A Wedding Reception - Sans DJ?

Are you so in love with music you can't imagine life without your ten-thousand favorite songs? Are you a little bit of a control freak? Do you obsess over song order when composing your over-mulled playlists? Most importantly, are you getting married soon?

If you answered yes to all of the above, have I got an idea for you! It may be time to consider an MP3 player as your reception DJ instead of the typical human variety.

My upcoming nuptuals are quite a while away, so I have sufficient time to plan a 4-hour playlist of songs that really speaks to me and my fiance. I've read about this concept in bridal magazines, and this is a great new trend that even acts as a money saver.

Why do such a thing, you ask?

First and foremost, it really works best for smaller parties of your nearest and dearest, who don't need gimmicky games hosted by an obnoxious DJ to entertain themselves. The company of loved ones is really the best game you can play at a wedding.

Secondly, I am a major control freak. Everytime I heard a song that I loved I penciled it down and said "I'll ask the DJ to play this." Before I knew it my desired requests were numbered by triple digits. So I decided that, rather than ask someone to play all these songs, I'll play them myself.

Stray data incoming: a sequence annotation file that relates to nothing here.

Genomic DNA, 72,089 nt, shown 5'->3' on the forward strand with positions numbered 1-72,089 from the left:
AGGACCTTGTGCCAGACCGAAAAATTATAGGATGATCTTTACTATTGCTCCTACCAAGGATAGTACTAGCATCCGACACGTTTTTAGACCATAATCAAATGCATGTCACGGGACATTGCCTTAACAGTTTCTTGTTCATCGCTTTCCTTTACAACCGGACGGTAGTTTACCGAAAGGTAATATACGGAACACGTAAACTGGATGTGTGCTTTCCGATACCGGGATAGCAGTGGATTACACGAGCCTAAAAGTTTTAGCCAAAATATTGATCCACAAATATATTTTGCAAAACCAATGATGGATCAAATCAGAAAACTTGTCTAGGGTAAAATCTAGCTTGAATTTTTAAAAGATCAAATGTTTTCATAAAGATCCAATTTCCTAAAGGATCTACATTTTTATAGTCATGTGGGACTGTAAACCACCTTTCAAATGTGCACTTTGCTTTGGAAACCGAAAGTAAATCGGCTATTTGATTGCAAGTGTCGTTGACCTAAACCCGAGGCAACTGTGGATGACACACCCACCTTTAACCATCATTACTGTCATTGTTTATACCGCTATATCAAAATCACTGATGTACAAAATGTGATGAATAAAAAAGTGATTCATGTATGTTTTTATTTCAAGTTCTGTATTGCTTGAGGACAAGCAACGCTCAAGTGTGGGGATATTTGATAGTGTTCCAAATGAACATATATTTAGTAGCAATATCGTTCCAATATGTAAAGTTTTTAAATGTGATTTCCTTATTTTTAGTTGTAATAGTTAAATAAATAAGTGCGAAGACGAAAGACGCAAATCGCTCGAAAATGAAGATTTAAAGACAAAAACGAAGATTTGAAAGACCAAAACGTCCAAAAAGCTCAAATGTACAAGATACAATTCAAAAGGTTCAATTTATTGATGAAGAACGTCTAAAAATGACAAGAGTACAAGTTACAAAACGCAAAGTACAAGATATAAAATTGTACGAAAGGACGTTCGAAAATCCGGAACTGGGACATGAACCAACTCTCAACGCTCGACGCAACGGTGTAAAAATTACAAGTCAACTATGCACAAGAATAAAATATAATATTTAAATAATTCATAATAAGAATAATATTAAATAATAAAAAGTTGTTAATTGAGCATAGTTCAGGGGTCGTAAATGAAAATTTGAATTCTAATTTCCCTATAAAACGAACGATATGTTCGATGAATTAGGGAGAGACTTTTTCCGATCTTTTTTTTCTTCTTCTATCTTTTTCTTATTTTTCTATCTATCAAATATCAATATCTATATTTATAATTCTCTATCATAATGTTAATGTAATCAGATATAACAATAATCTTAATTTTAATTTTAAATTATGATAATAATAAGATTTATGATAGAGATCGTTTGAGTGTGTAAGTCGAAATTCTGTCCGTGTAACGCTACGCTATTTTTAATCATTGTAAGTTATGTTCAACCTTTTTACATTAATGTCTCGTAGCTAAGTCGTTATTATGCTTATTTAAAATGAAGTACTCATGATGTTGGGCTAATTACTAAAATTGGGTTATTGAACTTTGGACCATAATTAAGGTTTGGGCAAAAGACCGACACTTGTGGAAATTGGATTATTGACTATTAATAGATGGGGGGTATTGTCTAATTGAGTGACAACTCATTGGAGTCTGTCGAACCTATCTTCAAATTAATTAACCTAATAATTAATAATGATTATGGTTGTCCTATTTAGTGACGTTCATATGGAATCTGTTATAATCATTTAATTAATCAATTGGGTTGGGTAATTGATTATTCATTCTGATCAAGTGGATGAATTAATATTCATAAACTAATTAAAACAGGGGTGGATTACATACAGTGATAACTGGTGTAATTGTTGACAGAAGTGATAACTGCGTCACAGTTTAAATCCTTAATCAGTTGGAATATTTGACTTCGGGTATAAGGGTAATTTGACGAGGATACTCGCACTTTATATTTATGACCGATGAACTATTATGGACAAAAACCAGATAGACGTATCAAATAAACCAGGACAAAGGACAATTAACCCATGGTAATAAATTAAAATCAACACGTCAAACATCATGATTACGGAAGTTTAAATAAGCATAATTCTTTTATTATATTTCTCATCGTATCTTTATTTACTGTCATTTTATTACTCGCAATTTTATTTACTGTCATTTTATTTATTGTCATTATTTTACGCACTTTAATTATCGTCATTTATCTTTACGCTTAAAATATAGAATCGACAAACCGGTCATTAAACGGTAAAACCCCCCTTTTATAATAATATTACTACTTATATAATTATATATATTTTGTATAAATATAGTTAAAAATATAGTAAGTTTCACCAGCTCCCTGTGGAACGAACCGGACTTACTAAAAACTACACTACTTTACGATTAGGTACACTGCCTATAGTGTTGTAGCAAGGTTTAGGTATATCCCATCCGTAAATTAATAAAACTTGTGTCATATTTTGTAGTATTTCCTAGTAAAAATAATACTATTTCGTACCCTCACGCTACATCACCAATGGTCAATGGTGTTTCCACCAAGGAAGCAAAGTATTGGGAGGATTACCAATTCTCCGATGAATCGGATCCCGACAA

Finally, I have plenty of, shall we say "charismatic," family members and close friends volunteering to announce the cake-cutting while "Sugar Sugar" by the Archies plays in the backdrop, and to help emcee the other highlights of the evening (father-daughter dance, bouqet toss, etc.) all without the blah of having to do the chicken dance (I would fire the dude on the spot, by the way).

The last wedding I went to, the disc jockey asked each individual table to sing a love song before they were allowed to join the buffet line. What a humiliating maneuver! So I'm 86-ing the idea of a DJ and hiring my dad to wire the rental hall with a sufficient speaker system (which can be rented) that hooks up to my beloved Sansa.

The fine art of mix-taping must be carefully fine-tuned when producing your wedding soudtrack (if you've seen High Fidelity you know what I mean). You can't blow your wad early in the game by putting all your favorite songs up front; you gotta start with the gold, then take it down a bit. Then once your're mellow, you kick it back up with something solid. Of course, your hallmark songs are chosen ahead of time, but you still gotta treat this with care so you don't lose your listeners.

Because in this case, YOU are the DJ.

Special thanks to the SansaCommunity for submitting this article 


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